"Next Stop" is the second release from the talented Scottish trio The John Irvine Band, featuring John Irvine (guitar and keyboards), Doug Kemp (bass), and Alan Emslie (drums and percussion).
"Next Stop" deviates ever so slightly from the 2012 debut "Wait And See", covering much the same territory. But considering the debut album was one of the musical highlights of 2012, I'm pleased to see the band continue in this vein without making wholesale changes from one album to the next.
John 's background includes a PhD in Composition from the University of Edinburgh and an affinity for free-jazz improvisational fusion. While attending school in New York he experimented with a variety of styles and textures, expanding his sound pallet by composing music written for acoustic instruments and tape - incorporating sampled and processed sounds with traditional acoustic instruments. This conflicting montage of traditional theatrical acoustic instrumentation and concrete sounds samples made for some interesting and possibly off balance avante garde compositions. And that confluence of styles and textures is reflected in his compositions on "Next Stop".
Comparisons to Allan Holdsworth and John Irvine are inevitable, since their style mirrors one another. And while his first album "Wait And See" bore a marked similarity to Holdworth's early albums "Velvet Darkness", "I.O.U", "Road Games" and "Metal Fatigue" - with "Next Stop" Irvine proves himself to be just as good as Holdsworth at his best, in both writing and performing.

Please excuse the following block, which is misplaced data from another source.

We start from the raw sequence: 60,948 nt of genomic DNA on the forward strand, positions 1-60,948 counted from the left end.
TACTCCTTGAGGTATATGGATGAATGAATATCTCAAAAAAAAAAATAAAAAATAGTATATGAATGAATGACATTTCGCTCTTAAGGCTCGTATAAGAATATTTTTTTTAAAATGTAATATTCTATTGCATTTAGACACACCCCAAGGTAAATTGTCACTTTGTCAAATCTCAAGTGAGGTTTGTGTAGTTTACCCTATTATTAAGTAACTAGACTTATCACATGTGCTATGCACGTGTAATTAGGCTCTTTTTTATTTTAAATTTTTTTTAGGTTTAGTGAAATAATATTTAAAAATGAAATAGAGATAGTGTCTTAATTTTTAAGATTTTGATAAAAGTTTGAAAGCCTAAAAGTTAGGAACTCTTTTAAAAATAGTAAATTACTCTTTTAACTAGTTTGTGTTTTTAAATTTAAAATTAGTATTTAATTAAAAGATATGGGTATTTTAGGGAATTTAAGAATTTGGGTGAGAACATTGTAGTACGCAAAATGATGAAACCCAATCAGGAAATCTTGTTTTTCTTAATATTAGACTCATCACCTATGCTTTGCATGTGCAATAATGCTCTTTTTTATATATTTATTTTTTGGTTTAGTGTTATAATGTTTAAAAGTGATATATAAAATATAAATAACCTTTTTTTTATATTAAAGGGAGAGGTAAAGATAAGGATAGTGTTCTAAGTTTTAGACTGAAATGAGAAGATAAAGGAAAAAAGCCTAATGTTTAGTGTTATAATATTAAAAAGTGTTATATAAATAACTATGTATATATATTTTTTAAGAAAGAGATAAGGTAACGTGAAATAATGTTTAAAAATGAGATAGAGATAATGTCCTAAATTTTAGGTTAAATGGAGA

The album opens with "High Mountain", a short cinematic prologue more akin to the expressive guitar-work of Camel's Andy Latimere or Steve Hackett - quite moving and majestic. Which segues into the title track "Next Stop", returning to more familiar territory for Irvine and Company, fusing elements of classical finger-style techniques, complex chord progressions, and augmented and chromatic scales, making his intrigate guitar-work comparable to such distinguished artists as Holdsworth, Pat Metheny, Alex Lifeson, Jan Akkerman, and the late Peter Banks.
The track "Your Skyline" has a nice smooth jazz flavor to it reminiscent of Russ Freeman and The Rippingtons. This track as well as many others features some nice complimentary keyboard work from Irvine.
The tracks that work best for me are the hard rocking numbers like "Slipstream", "Pyramid Power", and "Here Comes The Twister". Great guitar-work throughout.
The closing track "A Means To An End" was far and away my favorite track - a rousing number that had a 'Genesis on steroids' vibe to it. I was reminded of Daryl Stuermer's "Rewired: The Electric Collection". Stuermer toured extensively with Genesis after the departure of Steve Hackett, and that influence was in evidence when he recorded his solo album "Rewired". And that same 'harder-edged' Genesis sound can be heard on "A Means To An End" which features a nice blend of guitar and keyboard interplay.
Highly recommended to fans of instrumental guitar-driven rock fusion and artists like Allan Holdsworth, Pat Methany, Peter Banks, Vinnie Moore, Gary Moore, Steve Morse, Eric Johnson, Jeff Beck, Joe Satriani, and Summers & Fripp.
Reviewed by Joseph Shingler on February 12th, 2014